Alan Turing Believed the Question “Can machines think?” to be Meaningless


Can machines (or computers) think?


What did Alan Turing have to say to that question? Well, he believed that the question is too “meaningless to answer”. In full, he wrote:

“The original question, ‘Can machines think?’, I believe to be too meaningless to deserve discussion.”

In other words, how can we even answer that question if we don’t really know what thinking actually is in the first place? After all, is forming a mental image in one’s mind thinking? Is recalling someone from one’s past an act of thinking? What about simply surveying (both non-verbally and non-subvocally) a scene in front of you or picking up a book from the floor? If all these cases are examples of thinking, then what do they all share? Indeed do they share anything at all?


So now let’s also take the newer word “cognition”, which is a kinda synonym for the word “thinking”. In 1966, Ulric Neisser (the “father of cognitive psychology”) wrote these words:

“[T]he term ‘cognition’ refers to all processes by which the sensory input is transformed, reduced, elaborated, stored, recovered, and used. It is concerned with these processes even when they operate in the absence of relevant stimulation, as in images and hallucinations.”

Then Neisser concluded in the following way:

“[G]iven such a sweeping definition, it is apparent that cognition is involved in everything a human being might do; that every psychological phenomenon is a cognitive phenomenon.”

Thus, because of these and other complications, Alan Turing suggested bypassing the question “Can a machine think” entirely. Or at least he didn’t attempt to define the word “think”. Instead, he asked us whether or not a person would ever believe that he/she was having a conversation with another person (say, by letter, phone, behind a screen, etc.) when, in fact, he/she was actually conversing with a computer.


This was Turing’s well-known “test” of what it is to think (i.e., the Turing test).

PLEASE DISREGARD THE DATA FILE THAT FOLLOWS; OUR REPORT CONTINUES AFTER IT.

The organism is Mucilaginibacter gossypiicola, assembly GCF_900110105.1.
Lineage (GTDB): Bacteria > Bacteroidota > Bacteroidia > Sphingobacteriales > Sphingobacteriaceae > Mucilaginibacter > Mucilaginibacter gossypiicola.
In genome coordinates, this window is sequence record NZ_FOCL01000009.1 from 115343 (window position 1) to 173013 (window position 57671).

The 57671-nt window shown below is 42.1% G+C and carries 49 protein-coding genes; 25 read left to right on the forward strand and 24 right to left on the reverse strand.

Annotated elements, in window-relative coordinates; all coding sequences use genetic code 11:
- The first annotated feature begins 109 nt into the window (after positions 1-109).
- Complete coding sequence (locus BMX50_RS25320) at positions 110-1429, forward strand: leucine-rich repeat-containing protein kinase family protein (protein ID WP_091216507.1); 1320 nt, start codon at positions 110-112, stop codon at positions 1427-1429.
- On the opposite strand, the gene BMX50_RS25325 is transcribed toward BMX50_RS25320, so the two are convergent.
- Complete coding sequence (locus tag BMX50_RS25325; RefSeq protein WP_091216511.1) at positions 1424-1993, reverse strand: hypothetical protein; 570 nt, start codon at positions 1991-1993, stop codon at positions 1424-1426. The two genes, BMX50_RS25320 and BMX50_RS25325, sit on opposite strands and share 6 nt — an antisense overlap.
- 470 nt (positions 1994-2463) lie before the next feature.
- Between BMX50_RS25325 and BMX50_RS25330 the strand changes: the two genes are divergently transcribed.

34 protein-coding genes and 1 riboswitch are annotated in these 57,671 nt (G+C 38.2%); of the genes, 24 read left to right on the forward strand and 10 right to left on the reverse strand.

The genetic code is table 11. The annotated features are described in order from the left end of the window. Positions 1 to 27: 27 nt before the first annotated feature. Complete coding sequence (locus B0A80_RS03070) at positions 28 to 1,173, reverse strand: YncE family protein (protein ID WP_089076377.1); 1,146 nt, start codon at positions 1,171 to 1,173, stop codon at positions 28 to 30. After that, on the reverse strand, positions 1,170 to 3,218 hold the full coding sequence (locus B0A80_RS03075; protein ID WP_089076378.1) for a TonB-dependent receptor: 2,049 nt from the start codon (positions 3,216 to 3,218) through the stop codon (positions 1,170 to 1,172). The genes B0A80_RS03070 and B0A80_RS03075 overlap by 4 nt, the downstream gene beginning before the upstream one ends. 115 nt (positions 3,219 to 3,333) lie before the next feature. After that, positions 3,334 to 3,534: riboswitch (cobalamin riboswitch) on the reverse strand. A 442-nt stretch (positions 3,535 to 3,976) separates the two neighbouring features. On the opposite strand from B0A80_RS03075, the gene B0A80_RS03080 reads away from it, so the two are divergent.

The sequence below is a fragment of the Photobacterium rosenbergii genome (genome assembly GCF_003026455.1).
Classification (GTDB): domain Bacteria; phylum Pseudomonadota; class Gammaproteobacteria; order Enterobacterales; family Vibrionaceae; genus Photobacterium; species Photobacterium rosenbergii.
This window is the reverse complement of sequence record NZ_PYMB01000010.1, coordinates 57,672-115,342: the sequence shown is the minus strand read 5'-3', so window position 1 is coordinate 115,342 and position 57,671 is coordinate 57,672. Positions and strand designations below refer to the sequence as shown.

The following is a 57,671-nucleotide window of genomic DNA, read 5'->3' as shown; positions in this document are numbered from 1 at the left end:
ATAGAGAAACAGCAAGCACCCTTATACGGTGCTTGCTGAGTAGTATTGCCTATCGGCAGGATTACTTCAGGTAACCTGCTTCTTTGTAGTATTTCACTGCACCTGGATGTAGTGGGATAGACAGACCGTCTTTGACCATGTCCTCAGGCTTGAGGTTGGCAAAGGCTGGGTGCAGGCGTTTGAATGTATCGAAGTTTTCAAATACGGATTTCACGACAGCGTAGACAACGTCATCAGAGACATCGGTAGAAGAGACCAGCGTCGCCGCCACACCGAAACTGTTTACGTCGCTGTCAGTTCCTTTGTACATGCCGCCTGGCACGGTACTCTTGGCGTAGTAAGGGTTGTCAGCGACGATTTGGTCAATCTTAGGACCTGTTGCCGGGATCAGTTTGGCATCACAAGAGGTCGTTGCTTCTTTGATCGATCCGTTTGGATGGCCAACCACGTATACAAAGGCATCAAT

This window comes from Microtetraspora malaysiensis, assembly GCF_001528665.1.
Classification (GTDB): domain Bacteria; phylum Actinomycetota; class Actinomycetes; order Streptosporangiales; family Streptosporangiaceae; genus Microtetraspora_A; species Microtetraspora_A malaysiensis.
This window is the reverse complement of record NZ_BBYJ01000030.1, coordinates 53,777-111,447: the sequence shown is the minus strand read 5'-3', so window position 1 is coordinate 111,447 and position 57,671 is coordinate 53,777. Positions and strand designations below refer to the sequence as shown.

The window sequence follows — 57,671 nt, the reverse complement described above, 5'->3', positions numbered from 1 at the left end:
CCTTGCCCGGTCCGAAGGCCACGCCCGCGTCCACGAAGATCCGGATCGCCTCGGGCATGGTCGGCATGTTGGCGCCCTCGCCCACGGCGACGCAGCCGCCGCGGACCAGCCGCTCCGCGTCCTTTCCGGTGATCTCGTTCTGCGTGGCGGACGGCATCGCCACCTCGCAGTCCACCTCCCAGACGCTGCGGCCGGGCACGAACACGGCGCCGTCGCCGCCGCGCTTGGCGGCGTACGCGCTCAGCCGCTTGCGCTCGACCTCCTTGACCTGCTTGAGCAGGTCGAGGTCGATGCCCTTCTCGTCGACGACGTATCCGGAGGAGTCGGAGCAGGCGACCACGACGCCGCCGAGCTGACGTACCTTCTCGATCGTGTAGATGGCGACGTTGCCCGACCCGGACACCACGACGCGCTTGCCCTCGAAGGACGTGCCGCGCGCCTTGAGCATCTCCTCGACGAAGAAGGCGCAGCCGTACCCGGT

Kurt Gödel would have nothing to do with this purely (as it were) behaviourist answer to the question “Can a machine think?” To him it didn’t matter if a computer or machine could (as it were) hoodwink people. What mattered to him was whether or not a computer can… well, really think.


Of course this position takes us back to square one.


One may therefore assume that Gödel believed that he had a/the correct definition of the word “think”. (Precise definitions of the word “think” may not matter that much in these cases anyway.) And that’s because he rejected Turing’s claim that computers will, in time, be able to think just as human beings think.


Simulation, Replication, Duplication


The following are some helpful definitions of certain relevant words within this context. These definitions also show us the interdefinable nature of these words and the fact that they constitute what may be called a “vicious circle”:

“simulation” — noun. imitation or enactment, as of something anticipated or in testing. the act or process of pretending; feigning. an assumption or imitation of a particular appearance or form; counterfeit; sham. “replication” — it generally involves repeating something. (Students of biology will know that the word is often used to indicate that an exact duplicate has been made, such as chromosomes that replicate themselves.) “duplicate” — something that is an exact copy of something else. imitation” — something copied, or the act of copying.

To go into more detail on Gödel’s position.